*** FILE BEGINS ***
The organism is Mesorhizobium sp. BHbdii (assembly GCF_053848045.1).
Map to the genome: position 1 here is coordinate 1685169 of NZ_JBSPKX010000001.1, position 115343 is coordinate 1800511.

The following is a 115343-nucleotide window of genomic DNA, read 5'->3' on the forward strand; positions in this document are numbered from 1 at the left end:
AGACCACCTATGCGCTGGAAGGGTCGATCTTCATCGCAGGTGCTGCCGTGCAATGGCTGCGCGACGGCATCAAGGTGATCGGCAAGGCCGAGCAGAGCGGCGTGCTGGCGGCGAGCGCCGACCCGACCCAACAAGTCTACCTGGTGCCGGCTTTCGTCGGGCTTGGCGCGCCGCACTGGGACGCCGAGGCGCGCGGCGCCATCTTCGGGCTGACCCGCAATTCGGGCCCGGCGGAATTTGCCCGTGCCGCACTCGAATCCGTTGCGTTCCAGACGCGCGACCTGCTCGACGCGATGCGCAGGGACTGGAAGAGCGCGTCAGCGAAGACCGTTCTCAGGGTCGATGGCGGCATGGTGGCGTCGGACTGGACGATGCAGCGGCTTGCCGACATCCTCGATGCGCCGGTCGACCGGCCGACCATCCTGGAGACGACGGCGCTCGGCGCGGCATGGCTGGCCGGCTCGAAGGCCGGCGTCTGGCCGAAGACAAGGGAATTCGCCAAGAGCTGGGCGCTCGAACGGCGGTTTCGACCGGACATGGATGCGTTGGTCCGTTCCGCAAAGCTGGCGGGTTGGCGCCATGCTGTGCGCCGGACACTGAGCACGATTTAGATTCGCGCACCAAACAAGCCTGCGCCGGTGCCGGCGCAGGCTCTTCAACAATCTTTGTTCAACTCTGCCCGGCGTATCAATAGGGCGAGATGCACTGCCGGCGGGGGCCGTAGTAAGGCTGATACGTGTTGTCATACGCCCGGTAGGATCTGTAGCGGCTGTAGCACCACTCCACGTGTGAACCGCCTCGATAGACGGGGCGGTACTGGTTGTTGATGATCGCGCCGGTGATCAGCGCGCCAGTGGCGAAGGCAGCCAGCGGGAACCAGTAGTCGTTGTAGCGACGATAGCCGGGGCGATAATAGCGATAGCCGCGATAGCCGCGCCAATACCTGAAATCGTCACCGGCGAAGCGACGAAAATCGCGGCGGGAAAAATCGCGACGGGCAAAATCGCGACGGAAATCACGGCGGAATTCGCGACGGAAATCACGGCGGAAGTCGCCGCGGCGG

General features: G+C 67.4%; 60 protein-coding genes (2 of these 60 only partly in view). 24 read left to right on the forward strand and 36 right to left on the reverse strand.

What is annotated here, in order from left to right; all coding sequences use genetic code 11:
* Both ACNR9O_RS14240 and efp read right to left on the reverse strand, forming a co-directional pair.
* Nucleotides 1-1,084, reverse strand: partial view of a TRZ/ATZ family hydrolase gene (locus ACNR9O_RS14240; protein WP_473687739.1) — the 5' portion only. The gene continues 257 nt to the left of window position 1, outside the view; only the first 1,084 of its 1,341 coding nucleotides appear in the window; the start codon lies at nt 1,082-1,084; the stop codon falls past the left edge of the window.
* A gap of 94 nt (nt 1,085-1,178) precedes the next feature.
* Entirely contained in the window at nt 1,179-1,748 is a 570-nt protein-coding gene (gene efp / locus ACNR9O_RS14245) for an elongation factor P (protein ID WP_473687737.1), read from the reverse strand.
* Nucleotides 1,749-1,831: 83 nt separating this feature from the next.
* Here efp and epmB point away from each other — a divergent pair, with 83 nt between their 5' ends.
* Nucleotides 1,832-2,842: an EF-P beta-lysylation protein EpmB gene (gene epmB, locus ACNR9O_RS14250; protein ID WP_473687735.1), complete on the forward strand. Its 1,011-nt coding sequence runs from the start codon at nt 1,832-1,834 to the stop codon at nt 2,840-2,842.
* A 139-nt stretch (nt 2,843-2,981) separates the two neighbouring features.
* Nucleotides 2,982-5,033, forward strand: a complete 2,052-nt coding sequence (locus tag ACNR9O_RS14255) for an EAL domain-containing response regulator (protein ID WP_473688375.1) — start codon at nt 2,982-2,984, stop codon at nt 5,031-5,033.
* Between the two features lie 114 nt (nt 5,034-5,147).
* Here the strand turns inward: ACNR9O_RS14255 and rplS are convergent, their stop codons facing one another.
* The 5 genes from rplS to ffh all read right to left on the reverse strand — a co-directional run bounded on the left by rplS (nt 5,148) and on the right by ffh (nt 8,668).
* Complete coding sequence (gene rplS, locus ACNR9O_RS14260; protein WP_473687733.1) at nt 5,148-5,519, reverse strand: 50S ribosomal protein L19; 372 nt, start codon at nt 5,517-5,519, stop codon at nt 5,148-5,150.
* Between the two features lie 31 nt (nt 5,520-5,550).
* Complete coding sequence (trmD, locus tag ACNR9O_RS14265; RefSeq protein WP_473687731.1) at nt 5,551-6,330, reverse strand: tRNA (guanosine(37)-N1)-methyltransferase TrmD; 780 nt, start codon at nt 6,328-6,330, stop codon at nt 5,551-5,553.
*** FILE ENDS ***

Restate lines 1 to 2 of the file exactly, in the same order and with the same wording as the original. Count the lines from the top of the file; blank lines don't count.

The organism is Mesorhizobium sp. BHbdii (assembly GCF_053848045.1).
Map to the genome: position 1 here is coordinate 1685169 of NZ_JBSPKX010000001.1, position 115343 is coordinate 1800511.